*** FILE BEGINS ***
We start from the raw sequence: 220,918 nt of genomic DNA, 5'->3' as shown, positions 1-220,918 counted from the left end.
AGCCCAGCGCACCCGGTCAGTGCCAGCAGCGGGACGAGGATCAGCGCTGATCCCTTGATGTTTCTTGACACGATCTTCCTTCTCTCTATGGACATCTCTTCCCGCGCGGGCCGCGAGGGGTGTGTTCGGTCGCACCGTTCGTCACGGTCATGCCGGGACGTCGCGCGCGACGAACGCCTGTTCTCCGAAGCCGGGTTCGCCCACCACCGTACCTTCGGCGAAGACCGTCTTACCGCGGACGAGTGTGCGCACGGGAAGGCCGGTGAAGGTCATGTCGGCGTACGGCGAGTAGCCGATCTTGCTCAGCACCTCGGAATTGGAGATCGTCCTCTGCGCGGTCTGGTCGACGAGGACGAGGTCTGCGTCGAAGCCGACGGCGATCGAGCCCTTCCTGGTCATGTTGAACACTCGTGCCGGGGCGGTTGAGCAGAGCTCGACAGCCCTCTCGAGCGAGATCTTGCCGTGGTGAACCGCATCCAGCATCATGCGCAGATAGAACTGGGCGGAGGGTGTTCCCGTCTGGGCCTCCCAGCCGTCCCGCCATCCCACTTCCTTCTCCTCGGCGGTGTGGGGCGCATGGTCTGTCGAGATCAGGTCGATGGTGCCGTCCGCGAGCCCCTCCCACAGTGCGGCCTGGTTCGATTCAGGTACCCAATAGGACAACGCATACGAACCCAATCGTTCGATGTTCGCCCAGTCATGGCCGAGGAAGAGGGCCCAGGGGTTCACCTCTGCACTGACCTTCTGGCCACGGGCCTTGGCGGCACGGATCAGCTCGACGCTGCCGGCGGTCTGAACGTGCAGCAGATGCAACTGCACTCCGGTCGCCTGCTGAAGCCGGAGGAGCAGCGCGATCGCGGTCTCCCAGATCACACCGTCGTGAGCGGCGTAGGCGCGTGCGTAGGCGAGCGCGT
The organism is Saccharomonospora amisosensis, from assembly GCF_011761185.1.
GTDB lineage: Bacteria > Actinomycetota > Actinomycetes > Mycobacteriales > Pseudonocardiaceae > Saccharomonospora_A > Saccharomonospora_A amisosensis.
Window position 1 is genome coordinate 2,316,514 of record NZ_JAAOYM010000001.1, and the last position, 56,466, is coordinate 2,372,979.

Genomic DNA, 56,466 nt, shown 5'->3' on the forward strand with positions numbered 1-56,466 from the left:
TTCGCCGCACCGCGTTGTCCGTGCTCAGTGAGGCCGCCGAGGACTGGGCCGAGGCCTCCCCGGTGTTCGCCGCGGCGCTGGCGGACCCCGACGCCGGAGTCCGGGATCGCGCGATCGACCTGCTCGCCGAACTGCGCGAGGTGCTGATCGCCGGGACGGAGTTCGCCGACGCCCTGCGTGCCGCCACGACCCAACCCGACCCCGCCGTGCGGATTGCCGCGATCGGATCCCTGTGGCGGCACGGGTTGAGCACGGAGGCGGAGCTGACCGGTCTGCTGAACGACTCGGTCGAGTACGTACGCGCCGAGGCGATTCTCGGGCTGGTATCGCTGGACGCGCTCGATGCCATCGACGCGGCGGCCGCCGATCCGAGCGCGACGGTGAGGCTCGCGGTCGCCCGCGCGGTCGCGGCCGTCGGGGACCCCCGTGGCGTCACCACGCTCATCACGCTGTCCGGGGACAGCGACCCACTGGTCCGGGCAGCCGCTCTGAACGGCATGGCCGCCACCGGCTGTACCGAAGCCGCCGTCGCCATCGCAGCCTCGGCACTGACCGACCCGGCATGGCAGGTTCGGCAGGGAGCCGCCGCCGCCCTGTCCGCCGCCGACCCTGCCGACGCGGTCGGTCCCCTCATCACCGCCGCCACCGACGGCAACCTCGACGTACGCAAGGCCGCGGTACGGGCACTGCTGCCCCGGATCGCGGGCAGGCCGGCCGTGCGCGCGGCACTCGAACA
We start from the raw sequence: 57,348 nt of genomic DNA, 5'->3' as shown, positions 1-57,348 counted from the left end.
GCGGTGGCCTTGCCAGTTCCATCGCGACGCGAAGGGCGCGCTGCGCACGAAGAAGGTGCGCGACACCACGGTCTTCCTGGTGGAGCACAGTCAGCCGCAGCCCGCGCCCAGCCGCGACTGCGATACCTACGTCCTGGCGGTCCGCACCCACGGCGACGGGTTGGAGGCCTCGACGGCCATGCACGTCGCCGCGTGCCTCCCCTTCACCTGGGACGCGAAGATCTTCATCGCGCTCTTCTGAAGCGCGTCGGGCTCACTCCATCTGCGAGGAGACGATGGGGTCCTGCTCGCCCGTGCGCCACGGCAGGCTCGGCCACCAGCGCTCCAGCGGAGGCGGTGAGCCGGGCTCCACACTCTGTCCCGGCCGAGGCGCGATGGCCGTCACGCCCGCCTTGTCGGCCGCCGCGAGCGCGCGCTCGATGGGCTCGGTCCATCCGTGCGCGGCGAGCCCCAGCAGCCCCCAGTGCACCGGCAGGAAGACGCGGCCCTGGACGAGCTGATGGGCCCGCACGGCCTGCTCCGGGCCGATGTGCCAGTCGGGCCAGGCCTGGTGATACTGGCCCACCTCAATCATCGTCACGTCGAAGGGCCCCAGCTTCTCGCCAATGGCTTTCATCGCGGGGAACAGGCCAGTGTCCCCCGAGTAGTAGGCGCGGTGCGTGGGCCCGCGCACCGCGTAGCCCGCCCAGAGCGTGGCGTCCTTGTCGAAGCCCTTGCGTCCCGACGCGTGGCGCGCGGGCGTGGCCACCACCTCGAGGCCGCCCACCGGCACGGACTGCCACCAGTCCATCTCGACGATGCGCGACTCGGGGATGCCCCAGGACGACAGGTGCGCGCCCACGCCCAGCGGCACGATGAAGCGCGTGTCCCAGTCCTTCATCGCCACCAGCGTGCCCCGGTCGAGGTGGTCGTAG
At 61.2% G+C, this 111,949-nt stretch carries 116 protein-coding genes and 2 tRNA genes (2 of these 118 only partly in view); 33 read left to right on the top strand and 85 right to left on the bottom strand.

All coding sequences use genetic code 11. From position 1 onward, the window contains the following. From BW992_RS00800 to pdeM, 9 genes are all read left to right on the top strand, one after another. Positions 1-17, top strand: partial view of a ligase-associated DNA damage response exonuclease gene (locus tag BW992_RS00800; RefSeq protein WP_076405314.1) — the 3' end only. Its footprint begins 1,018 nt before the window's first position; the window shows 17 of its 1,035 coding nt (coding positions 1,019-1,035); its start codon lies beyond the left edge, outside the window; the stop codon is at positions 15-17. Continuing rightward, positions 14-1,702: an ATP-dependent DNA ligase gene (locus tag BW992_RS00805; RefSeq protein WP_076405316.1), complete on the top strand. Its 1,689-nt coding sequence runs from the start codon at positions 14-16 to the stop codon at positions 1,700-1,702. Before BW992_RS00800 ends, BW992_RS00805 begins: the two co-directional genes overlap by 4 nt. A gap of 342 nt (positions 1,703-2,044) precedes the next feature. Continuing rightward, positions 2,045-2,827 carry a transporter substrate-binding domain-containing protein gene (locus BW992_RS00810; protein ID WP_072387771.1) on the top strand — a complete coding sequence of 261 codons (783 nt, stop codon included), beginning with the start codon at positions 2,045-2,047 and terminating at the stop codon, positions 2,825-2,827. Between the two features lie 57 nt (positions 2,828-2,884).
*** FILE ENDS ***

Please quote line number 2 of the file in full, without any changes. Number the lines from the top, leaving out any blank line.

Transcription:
AGCCCAGCGCACCCGGTCAGTGCCAGCAGCGGGACGAGGATCAGCGCTGATCCCTTGATGTTTCTTGACACGATCTTCCTTCTCTCTATGGACATCTCTTCCCGCGCGGGCCGCGAGGGGTGTGTTCGGTCGCACCGTTCGTCACGGTCATGCCGGGACGTCGCGCGCGACGAACGCCTGTTCTCCGAAGCCGGGTTCGCCCACCACCGTACCTTCGGCGAAGACCGTCTTACCGCGGACGAGTGTGCGCACGGGAAGGCCGGTGAAGGTCATGTCGGCGTACGGCGAGTAGCCGATCTTGCTCAGCACCTCGGAATTGGAGATCGTCCTCTGCGCGGTCTGGTCGACGAGGACGAGGTCTGCGTCGAAGCCGACGGCGATCGAGCCCTTCCTGGTCATGTTGAACACTCGTGCCGGGGCGGTTGAGCAGAGCTCGACAGCCCTCTCGAGCGAGATCTTGCCGTGGTGAACCGCATCCAGCATCATGCGCAGATAGAACTGGGCGGAGGGTGTTCCCGTCTGGGCCTCCCAGCCGTCCCGCCATCCCACTTCCTTCTCCTCGGCGGTGTGGGGCGCATGGTCTGTCGAGATCAGGTCGATGGTGCCGTCCGCGAGCCCCTCCCACAGTGCGGCCTGGTTCGATTCAGGTACCCAATAGGACAACGCATACGAACCCAATCGTTCGATGTTCGCCCAGTCATGGCCGAGGAAGAGGGCCCAGGGGTTCACCTCTGCACTGACCTTCTGGCCACGGGCCTTGGCGGCACGGATCAGCTCGACGCTGCCGGCGGTCTGAACGTGCAGCAGATGCAACTGCACTCCGGTCGCCTGCTGAAGCCGGAGGAGCAGCGCGATCGCGGTCTCCCAGATCACACCGTCGTGAGCGGCGTAGGCGCGTGCGTAGGCGAGCGCGT